6 Ways to Say No

‘I had to say no to things I really wanted to say yes to, because I’d said yes to things I wasn’t certain I could say no to‘

– author Ximena Vengoechea in the article “Six Steps to Say No and Not Feel Guilty”

I agree with the author. I have had many ‘coffee meetings’ that did not turn into a friendship or a collaboration when perhaps I should have just had a phone call or an email exchange.

Here are some of the author’s wisdom I’d like to share with you.

As she says, you can balance your time, be your best self, and still help the ones you don’t know well yet:

1. Default to NO

 When you default to no, you only spend time meeting people you are 100% sure you can help and have a positive relationship with

2. Even if the invite is coming from a friend of a friend

“Our mutual friend X said I should reach out because we both work at startups. Would love to chat. Can we meet this week?”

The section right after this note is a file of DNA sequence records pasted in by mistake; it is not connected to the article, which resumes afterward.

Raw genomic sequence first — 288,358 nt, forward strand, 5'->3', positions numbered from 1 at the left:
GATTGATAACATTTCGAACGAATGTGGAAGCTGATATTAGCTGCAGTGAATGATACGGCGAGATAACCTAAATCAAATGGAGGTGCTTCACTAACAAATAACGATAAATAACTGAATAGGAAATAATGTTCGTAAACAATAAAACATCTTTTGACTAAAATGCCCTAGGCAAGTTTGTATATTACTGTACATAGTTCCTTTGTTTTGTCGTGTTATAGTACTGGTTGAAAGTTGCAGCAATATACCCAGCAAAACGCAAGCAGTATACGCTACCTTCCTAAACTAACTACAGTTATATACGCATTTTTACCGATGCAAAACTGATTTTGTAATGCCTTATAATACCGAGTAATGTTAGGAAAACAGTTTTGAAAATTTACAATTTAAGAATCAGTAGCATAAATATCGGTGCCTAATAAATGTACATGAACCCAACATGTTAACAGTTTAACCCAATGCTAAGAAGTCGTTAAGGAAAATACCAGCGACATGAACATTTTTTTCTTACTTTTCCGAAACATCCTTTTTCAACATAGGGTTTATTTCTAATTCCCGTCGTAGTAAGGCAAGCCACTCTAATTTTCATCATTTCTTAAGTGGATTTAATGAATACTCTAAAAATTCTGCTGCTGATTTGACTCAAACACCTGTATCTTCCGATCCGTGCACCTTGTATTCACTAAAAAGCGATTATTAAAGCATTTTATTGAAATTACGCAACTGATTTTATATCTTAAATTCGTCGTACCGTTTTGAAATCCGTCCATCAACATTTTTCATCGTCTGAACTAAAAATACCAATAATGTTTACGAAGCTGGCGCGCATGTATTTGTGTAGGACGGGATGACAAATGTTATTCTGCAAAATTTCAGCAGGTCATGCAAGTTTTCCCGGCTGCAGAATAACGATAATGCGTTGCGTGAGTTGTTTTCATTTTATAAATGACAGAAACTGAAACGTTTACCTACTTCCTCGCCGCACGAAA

• Commit to a response, not a meeting
  • Have a ‘low impact response like numbers 3-5 below.

3. Find an Alternate Mini ‘Yes’ That Can Still Help a Person

Instead of a 15 min. plus phone call:

  • Take 3 questions via email from them – then answer at your leisure
  • They still want to see you? – meet the individual at a Chamber or Industry event you are already planning to attend.

4. Learn to Say No with Grace

Without burning any bridges: Try this sample script:

“Thank you so much for thinking of me. I’m flattered that you thought of me for X project/opportunity/meeting. Unfortunately, I’ve had to really limit my commitments this month, so I’m going to have to pass at the moment. That said, you might find X resource helpful if you haven’t consulted it already. Best of luck, and thanks again for reaching out.”

5. Know when to make an exception and Say Yes

Consider ahead of time:   What do you hope to gain from talking to X or working on X project with this person – How does this ‘align with your values and goals. Create a ‘Yes factors’ chart

How does this help you be at your best personally and professionally?

6. Enjoy the Time You Get Back Thoughtfully

Saying “no” can free up time for other things such as:  Time to write your book, more time to serve others, connect with loved ones or be more spontaneous or volunteering in the community

 

How about you?

And you thought there was only one way to say ‘no’!